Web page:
Myth Information: More Than 590 Popular Misconceptions, Fallacies, and Misbeliefs Explained! by J. Allen VarasdiMyth Information: More Than 590 Popular Misconceptions, Fallacies, and Misbeliefs Explained! by J. Allen Varasdi

Myth Information: More Than 590 Popular Misconceptions, Fallacies, and Misbeliefs Explained!

byJ. Allen Varasdi, Allen J. Varasdi

Paperback | September 29, 1996

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It's common knowledge that Eve gave Adam an apple. Everyone knows that George Washington was the First president of the United States. And when your mother told you not to go swimming right after you ate, you took it as a matter of life and death. But you've been myth-informed -- by legend, by history... even by your mother! The truth is ...
-- Milk chocolate may actually help prevent tooth decay!
-- If you "eat like a bird," you may eat up to one-half your body weight every single day!
-- The largest city in America is not New York or Los Angeles -- it's Jacksonville, Florida!

Now you can face the facts -- on everything from aphrodisiacs to zip codes -- in this alphabetically arranged collection of more than 590 fabulous fallacies and memorable misconceptions. You won't know what you're missing until mastered Myth Information.
Title:Myth Information: More Than 590 Popular Misconceptions, Fallacies, and Misbeliefs Explained!Format:PaperbackDimensions:288 pages, 8.2 × 5.55 × 0.6 inPublished:September 29, 1996Publisher:Random House Publishing Group

The following ISBNs are associated with this title:

ISBN - 10:0345410491

ISBN - 13:9780345410498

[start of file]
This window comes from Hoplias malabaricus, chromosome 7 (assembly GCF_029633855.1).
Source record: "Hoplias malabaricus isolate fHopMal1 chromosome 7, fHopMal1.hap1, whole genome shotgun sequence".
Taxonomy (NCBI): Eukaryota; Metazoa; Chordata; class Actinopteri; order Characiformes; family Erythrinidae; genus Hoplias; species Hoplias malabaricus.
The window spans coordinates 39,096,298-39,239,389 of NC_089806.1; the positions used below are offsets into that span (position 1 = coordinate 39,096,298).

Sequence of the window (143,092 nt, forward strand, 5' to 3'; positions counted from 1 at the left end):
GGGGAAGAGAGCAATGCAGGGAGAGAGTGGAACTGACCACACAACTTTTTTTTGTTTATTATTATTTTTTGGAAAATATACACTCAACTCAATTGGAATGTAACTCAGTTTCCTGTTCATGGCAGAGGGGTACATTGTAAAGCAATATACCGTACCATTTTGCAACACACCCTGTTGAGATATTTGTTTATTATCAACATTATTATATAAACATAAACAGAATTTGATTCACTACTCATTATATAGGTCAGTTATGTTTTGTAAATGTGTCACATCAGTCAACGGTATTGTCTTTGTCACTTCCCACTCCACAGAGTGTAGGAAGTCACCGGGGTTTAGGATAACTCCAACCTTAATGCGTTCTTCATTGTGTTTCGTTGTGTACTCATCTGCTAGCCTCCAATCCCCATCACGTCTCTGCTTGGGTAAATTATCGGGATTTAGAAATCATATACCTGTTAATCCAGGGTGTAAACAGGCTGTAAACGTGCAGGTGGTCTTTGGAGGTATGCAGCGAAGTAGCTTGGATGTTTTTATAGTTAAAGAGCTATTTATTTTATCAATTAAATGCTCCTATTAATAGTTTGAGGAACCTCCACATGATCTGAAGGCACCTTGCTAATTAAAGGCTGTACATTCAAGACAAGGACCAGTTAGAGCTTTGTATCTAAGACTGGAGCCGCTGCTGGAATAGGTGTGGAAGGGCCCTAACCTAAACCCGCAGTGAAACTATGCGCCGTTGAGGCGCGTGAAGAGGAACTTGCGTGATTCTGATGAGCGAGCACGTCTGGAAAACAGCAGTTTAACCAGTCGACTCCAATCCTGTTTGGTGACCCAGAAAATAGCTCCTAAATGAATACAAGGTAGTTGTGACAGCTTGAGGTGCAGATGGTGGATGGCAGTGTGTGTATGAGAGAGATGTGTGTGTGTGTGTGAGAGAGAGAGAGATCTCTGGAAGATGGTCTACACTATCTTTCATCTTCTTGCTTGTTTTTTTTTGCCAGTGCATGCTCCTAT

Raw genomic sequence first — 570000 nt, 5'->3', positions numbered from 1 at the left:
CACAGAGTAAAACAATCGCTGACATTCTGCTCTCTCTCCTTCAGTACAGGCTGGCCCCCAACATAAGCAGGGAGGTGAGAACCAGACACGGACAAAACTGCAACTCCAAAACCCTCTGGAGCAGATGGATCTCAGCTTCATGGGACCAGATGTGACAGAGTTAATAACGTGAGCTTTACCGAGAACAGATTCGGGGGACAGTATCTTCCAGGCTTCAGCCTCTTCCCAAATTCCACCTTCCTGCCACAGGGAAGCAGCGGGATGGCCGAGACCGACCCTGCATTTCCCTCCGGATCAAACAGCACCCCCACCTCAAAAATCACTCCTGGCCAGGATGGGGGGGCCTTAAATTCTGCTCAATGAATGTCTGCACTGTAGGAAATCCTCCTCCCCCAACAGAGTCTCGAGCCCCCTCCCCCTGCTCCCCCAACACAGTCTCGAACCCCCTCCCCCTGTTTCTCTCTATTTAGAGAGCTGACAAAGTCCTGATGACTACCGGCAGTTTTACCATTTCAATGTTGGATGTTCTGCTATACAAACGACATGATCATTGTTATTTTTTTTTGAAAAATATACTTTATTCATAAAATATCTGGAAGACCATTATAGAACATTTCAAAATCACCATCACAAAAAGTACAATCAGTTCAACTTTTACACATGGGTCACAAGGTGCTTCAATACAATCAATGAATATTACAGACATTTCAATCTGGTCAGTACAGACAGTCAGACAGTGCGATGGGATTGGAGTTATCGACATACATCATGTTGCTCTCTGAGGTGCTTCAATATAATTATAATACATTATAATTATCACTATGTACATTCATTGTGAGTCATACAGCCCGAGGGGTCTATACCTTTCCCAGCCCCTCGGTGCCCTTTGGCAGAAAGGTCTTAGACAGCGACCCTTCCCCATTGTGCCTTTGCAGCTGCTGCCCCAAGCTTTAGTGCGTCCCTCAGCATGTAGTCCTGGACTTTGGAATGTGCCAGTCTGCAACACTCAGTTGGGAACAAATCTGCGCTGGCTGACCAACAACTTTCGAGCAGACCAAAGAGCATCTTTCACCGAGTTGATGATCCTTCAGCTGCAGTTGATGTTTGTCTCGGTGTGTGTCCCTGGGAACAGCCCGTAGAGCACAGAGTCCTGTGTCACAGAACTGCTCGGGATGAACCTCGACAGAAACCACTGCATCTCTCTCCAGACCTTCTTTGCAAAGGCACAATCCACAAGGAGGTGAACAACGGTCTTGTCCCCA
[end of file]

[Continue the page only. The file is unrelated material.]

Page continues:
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Introduction   Everyone knows that hemophiliacs bleed to death, piranhas are a dangerous, man-eating fish, the Boston Tea Party resulted from higher taxes on British tea, and teenagers have the highest rate of suicide. Yet everyone would be wrong to accept these beliefs, because they are not true. They also would be mistaken to think the Hippocratic oath is required of doctors, Paul Revere rode alone and completed his intended journey, the center of the earth is molten rock, and chameleons can change color to match their surroundings.   In fact, many of our common beliefs turn out to have no factual support. Indeed, the truth is often the exact opposite of what is usually thought to be true. Despite the fact that these ideas can be easily disproved, misconceptions, fallacies, and misbeliefs seem to be everywhere.   I will define a belief as the acceptance of a proposition as fact without the full intellectual knowledge required to guarantee its truth. In terms of certainty, a belief is above a surmise, conjecture, or opinion, but below the level of fact, knowledge, and truth. A misbelief is any idea or assumption held by a large number of people that violates correct and readily available information. In fact, one of the more interesting aspects of popular misinformation is just how easily it can be disproved and how surprised we are to discover our error.   In this book, I have collected more than 550 of these popular misconceptions which are as baffling to our sense of reality as they are easy to disprove. Although I have accumulated a considerable amount of unusual and interesting information, this is more than a collection of trivia and factual oddity. Myth Information debunks many of these common fallacies, challenges our reason, and encourages us to question our other beliefs.   Misbelieving involves more than just not knowing that a fact is true. That phenomenon is usually called ignorance—something we have all experienced. There is a difference between not knowing something and knowing something that is untrue.   For example, how many people really know the size of the world’s great pyramids? Yet, most of us believe that the largest ones are in Egypt. They are not. Similarly, few people, except medical experts, know the exact location of the human heart. Nevertheless, we all place our hand over the left side of our chest when pledging allegiance, so we believe the heart must be there. But to be correctly placed over the heart, the hand should actually be over the center of the chest.   Misbelieving is not just an individual act. In fact, it is usually the result of the collective, common mentality that we call society. Misconceptions are shared and reinforced by others, particularly through the highly influential and pervasive media—especially television and movies. But the media alone cannot be blamed, since misbeliefs have existed all through history. Even widespread literacy has failed to stem the tide of error in popular thought. Somehow these beliefs become accepted as truth, and no amount of available fact can dispel them from the minds of people.   The study of misconceptions and fallacies has only infrequently been addressed by academicians. Psychologists dwell on attitude, which includes thought, feeling, and behavior. Sociologists dabble in attitude, opinion, and group events in society, but seldom consider the acceptance of unfounded, individual beliefs. Philosophy grapples with profound issues of epistemology—the origin, nature, and validity of knowledge—but ignores the down-to-earth question of why people believe nonsense in the first place.   Why do we believe things that are not true? That is a complex question, the answer to which is beyond the scope of this discussion. But misbelieve we do, and with great persistence, despite the wealth of factual information available everywhere.   Many fallacies become established throughout history in art, particularly paintings, and then prove highly resistant to change. Others become fixed in folklore and legend and are not easily altered by the truth. Some are simply the products of our imaginations striving to create a reality that intuitively makes sense by fulfilling some basic, psychoemotional need for stability and closure in our lives. Because they are shared by others, their apparent truth becomes even more self-evident.   There also seems to be a human propensity to believe things that are read or told by an authoritative person, such as a parent or teacher. These misconceptions are then passed on from one generation to the next without anyone bothering to ask if they are true. A perception is created producing a barrier against the simple truth, which is nearly impossible to erase from the collective mind. These beliefs also become quite strong. History is filled with examples of how men are willing to die for their cherished beliefs rather than the support of the truth.   The consequences of readily accepting our beliefs without question is also the power behind the placebo effect, faith healers, horoscopes, occults, impostors, and charlatans. Misbeliefs also underlie the acceptance of fanatic religious groups, pseudo sciences, and are a factor in the success of heroes and great and not-so-great leaders.   But the fallacies presented in this book are of a much less serious nature. They deal with common, everyday misconceptions most of us share that are, in fact, unsupported by fact. Most will surprise and delight you. Many will inform and enlighten. Hopefully, by recognizing the fallacy in our popular ideas about the world, we may also begin to question the truth in our other beliefs, assumptions, and attitudes.   Finally, although much of the information contained in this book came from standard encyclopedias and reference sources, many times a question still remained unanswered. In these instances, correspondence to professional associations and societies proved invaluable. I would like to thank those individuals who took the time to share their considerable knowledge by responding to what must have seemed to them rather odd questions. There were so many people who contributed in this manner that, unfortunately, they cannot be mentioned individually. My appreciation is also extended to the many people—family and friends—who contributed so much to this effort by offering ideas or simply putting up with me as I regularly corrected them about their misconceptions.   A   “ ’Tain’t what a man don’t know that hurts him, it’s what he knows that just ain’t so.” Frank McKinney Hubbard   A–OK   The phrase A–OK was never used by Alan Shepard in the first U.S. suborbital space flight on May 5, 1961. Although attributed to him, quoted in newspapers, and even adopted as a catchword for the early years of the space program, the transcript of the pilot-voice communications reveals that no such expression was ever used by Shepard.   A–OK existed only in the mind of Colonel “Shorty” Powers, the NASA public relations officer. In a briefing to newsmen following Shepard’s mission, Powers related a routine “OK” from Shepard and replaced it with “A–OK.”   Powers liked the term and repeated it often. A–OK caught on with reporters and the public, although the astronauts generally disliked it. However, the nonexistent term became closely identified with the first launches of the Mercury space program despite the fact that none of the astronauts ever used it in flight.   Abacus   The bead and frame device used to perform arithmetic operations called the abacus is not Chinese as most people believe. Although its origins are not known for certain, it is fairly well established that the instrument did not originate in China. It appears likely that this type of counting device was first used by the Egyptians around 2000 B.C. The word itself is derived from the Greek abax, meaning a writing or ciphering tablet.   The abacus has actually been used for thousands of years in many different countries. The device was commonly used to perform arithmetic calculations when more ancient numbering systems, such as Roman numerals, made written computations difficult.   When our current system of Arabic numerals supplanted Roman numerals throughout the world, the abacus as an aid in calculating became obsolete.   However, it remained useful and popular primarily in China due to the cumbersome written numerical system that the Chinese retained. Since it is now used mainly in China, the abacus has become popularly identified as a Chinese device.   Abdication   Although most sovereign rulers may generally abdicate at will, in Great Britain, where utmost propriety is the rule, the monarch simply cannot voluntarily decide to quit. The king or queen must request permission to abdicate.   Following such a request, Parliament draws up an article of abdication which stipulates the full requirements and conditions for the royal resignation. It is signed by the monarch and then must be approved by Parliament. There are also provisions that force a monarch to abdicate should the situation arise.   A.D.   Nearly everyone is correct in believing that when used with the date, B.C. stands for “Before Christ.” However, it is not true, as most people think, that A.D. means “after death.” It is actually an abbreviation for the Latin anno Domini, meaning “in the year of the Lord.” A.D. refers to dates in the Christian era occurring after the birth of Christ, and should precede the date rather than follow it as does B.C. It should also be noted that there is no year zero in the Christian-era calendar.   Adam and Eve’s children   Adam and Eve did not have just two children as is usually believed. According to the Bible (Genesis 4:1–2), there were three named sons—Cain, Abel, and Seth. Also, Adam is said to have sired an additional unspecified number of “sons and daughters” (Genesis 5:4), a fact not so surprising considering that Adam is said to have lived for 930 years (Genesis 5:5).   Aggravate   It is not possible to aggravate a person. To aggravate means to make a thing or condition worse or more serious. Thus, only a problem or situation can be aggravated. People are irritated or annoyed.